Transfer user data between partitions, access denied, XP Home

By neilthrun
Mar 15, 2011
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  1. Sorry to only show up on the forum when I have problems, but I'm hoping you guys can help me out.

    I recently had to add a new partition to my hard drive and install a new OS, XP Home SP2, onto the hard drive. The old partition OS was having a boot error, resulting in a STOP: 0x0000007B. I tried repairing it and wasn't able to because of errors and mouse/keyboard failure.

    So like I said, I installed a new OS in a new Partition. I now want to get files from my old partition to the new one, before I delete the old OS and drive altogether. I was able to take files from the C:\ folder where I had stored a few things. The majority of my data is in My Documents and Desktop, when I try to access those things I get an Access Denied message. I have the password for the old User account, but can't boot into that OS. What can I do to recover the data?

    I now realize the importance of not keeping my files on the same partition as my operating system.
  2. neilthrun

    neilthrun Newcomer, in training Topic Starter

    Doh, I just looked at similar topics below and answered my own question as to how to do this.

    But I want to double check two things.

    1. After I grab all the files I want and paste them into my new partition, am I entirely free to delete the old partition? I just want to make sure my copied and pasted files aren't simple pointers at files on the other partition. The path says F:\ which is my new partition, so I think I'm good.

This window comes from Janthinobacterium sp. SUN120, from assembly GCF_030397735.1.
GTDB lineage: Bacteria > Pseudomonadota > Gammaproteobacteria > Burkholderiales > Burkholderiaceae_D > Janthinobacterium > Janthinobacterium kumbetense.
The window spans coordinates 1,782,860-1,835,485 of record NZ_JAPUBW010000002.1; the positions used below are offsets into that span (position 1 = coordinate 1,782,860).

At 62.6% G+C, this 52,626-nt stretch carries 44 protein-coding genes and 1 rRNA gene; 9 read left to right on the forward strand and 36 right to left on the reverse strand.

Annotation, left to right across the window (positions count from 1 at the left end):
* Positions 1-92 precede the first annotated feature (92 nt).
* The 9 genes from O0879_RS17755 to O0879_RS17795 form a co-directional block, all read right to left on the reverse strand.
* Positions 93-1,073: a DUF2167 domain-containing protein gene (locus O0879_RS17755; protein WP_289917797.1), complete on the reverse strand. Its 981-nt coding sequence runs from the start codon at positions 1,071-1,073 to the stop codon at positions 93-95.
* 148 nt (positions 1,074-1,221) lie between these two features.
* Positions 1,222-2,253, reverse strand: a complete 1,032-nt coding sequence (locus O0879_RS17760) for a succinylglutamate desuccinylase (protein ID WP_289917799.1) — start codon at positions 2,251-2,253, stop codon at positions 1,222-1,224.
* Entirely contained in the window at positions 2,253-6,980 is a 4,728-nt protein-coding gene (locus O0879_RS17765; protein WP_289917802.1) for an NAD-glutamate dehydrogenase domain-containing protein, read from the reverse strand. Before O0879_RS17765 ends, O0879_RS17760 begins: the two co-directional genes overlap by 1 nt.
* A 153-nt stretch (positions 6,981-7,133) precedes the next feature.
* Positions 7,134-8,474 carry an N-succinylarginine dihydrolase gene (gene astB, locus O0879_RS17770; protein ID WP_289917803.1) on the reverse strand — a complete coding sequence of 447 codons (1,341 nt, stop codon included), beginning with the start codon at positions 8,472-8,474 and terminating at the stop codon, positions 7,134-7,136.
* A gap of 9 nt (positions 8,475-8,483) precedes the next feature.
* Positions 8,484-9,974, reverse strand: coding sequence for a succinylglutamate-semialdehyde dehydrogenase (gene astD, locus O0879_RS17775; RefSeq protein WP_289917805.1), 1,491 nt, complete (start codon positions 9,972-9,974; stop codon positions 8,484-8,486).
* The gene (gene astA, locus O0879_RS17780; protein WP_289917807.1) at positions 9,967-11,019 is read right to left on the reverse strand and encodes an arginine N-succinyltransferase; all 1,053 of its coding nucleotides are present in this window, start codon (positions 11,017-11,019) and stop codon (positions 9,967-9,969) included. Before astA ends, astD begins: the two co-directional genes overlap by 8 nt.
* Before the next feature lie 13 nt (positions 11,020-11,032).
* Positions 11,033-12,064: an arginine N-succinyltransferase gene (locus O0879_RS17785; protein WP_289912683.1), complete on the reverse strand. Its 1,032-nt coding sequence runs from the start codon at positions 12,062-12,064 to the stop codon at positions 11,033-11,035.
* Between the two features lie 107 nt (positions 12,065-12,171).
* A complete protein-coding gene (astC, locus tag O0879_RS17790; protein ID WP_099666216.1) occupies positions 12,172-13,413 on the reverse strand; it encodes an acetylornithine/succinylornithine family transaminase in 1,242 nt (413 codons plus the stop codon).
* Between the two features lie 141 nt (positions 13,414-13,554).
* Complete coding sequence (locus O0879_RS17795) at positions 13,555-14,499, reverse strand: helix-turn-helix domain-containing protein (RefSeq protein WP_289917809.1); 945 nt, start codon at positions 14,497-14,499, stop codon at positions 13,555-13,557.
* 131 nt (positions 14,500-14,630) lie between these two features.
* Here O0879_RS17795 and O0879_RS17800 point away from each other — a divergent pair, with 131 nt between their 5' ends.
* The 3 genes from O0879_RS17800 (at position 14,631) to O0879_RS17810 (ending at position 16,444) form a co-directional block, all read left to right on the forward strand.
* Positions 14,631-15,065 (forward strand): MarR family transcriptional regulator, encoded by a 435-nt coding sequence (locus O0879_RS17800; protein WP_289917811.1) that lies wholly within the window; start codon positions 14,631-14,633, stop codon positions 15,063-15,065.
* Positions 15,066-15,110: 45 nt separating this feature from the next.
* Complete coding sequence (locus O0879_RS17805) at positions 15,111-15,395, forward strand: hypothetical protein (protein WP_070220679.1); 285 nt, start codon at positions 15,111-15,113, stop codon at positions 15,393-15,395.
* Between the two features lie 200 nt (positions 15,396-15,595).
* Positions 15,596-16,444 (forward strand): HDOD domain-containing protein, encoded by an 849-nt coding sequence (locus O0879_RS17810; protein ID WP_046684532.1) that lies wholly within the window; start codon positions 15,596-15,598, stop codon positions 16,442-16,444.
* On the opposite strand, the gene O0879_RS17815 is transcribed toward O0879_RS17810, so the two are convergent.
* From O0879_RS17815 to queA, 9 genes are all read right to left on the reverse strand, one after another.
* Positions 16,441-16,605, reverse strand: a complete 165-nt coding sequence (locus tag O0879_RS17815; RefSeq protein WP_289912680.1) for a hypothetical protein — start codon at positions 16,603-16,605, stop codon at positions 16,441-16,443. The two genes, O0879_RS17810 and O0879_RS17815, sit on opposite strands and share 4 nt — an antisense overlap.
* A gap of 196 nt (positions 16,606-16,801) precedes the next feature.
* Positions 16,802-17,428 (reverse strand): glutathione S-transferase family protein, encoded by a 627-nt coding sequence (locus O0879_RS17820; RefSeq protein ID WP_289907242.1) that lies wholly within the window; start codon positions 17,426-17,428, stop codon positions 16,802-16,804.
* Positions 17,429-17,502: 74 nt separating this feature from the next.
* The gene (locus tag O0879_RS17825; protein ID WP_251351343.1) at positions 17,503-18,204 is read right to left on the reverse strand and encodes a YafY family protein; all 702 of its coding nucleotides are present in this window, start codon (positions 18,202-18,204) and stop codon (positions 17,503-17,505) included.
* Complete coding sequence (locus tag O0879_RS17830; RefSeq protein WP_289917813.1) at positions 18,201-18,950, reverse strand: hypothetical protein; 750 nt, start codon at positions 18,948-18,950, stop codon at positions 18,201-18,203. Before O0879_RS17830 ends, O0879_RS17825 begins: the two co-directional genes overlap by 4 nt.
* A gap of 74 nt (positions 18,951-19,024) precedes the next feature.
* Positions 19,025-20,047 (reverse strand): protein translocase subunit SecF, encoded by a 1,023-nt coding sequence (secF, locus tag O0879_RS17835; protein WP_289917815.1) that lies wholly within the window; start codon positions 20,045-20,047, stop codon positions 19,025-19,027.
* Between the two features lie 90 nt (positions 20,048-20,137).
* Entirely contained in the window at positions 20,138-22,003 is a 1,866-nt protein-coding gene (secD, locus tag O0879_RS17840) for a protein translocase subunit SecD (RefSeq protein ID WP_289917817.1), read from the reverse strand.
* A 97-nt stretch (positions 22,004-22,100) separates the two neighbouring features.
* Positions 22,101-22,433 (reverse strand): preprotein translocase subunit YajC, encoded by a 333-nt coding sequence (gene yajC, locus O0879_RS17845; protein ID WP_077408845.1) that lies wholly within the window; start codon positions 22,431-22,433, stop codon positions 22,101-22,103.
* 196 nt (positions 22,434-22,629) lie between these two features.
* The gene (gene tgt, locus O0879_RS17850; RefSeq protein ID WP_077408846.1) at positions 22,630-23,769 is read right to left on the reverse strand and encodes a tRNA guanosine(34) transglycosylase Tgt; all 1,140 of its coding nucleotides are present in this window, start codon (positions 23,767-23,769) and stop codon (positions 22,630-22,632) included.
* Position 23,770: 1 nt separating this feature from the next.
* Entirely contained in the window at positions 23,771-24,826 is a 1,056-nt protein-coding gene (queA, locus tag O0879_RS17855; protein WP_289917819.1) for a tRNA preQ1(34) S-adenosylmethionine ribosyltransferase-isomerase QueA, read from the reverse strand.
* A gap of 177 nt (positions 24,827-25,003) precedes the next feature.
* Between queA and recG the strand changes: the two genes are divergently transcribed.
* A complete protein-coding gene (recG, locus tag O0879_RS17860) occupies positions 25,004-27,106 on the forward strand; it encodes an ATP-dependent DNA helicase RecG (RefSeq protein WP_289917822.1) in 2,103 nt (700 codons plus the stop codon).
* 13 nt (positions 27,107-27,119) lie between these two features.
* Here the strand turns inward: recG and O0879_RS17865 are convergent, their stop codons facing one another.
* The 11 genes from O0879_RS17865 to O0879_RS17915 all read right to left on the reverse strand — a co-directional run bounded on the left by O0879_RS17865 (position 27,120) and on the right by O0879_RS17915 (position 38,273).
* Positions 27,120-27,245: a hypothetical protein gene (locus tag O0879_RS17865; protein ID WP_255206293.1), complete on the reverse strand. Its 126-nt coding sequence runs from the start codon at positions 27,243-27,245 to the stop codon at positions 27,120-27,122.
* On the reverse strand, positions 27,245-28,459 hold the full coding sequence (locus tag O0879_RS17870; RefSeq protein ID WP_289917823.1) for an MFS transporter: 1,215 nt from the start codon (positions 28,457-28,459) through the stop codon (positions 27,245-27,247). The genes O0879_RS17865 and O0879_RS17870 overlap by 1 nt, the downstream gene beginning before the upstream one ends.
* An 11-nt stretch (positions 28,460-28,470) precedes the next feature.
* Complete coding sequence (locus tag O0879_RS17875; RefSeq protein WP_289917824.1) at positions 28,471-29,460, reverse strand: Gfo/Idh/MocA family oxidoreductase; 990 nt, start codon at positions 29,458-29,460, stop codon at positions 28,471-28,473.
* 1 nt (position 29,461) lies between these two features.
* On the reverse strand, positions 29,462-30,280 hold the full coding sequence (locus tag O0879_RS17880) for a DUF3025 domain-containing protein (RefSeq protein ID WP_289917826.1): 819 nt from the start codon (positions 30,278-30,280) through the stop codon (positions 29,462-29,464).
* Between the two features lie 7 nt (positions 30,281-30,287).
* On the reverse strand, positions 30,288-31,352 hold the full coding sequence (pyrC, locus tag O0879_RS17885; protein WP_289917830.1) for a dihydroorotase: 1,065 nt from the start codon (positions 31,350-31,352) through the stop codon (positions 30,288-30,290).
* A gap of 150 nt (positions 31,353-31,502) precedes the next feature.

2. How to delete my old partition. Do I just enter setup by hitting f2 durring start up? I believe that's where I created my new partition (sorry memory is getting fuzzy after being in so many different menus and screens.

    3. Is there risk of my old partition infecting my new partition with visruses? So I'm not noting any abnormal behavior on the new partition. I've got the service pack updates and AVG on a flash drive to install them to my new partition before I try to connect to the internet with that PC. Any other precautions I should take?
  3. gbhall

    gbhall TechSpot Chancellor Posts: 2,336   +49

    1. You are confusing Windows with Linux. If you can see the files and open them in Windows explorer, they are real copies.

    2. Download and run GpartEd to manipulate partitions

    3. Only if you execute some software on the old partition which is infected. 'Execute' means run a program, but in some circumstances, viewing an image or movie could also infect you, but the possibility is quite remote.

    BTW just a few reminders - after you delete a partition, your drive letter will change. You can reclaim the unused space to become part of an existing partition by using a partition manager e.g GpartEd. If there was an OS in the original partition, it may still be referenced in the file boot.ini at the root of the drive. It might still be offered to you as an alternative boot at boot time, depending upon how you installed the new OS. Boot.ini can be edited by notepad etc if you make system files visible and temporarily remove it's 'system' attribute. Just delete the line pointing to the old partition.


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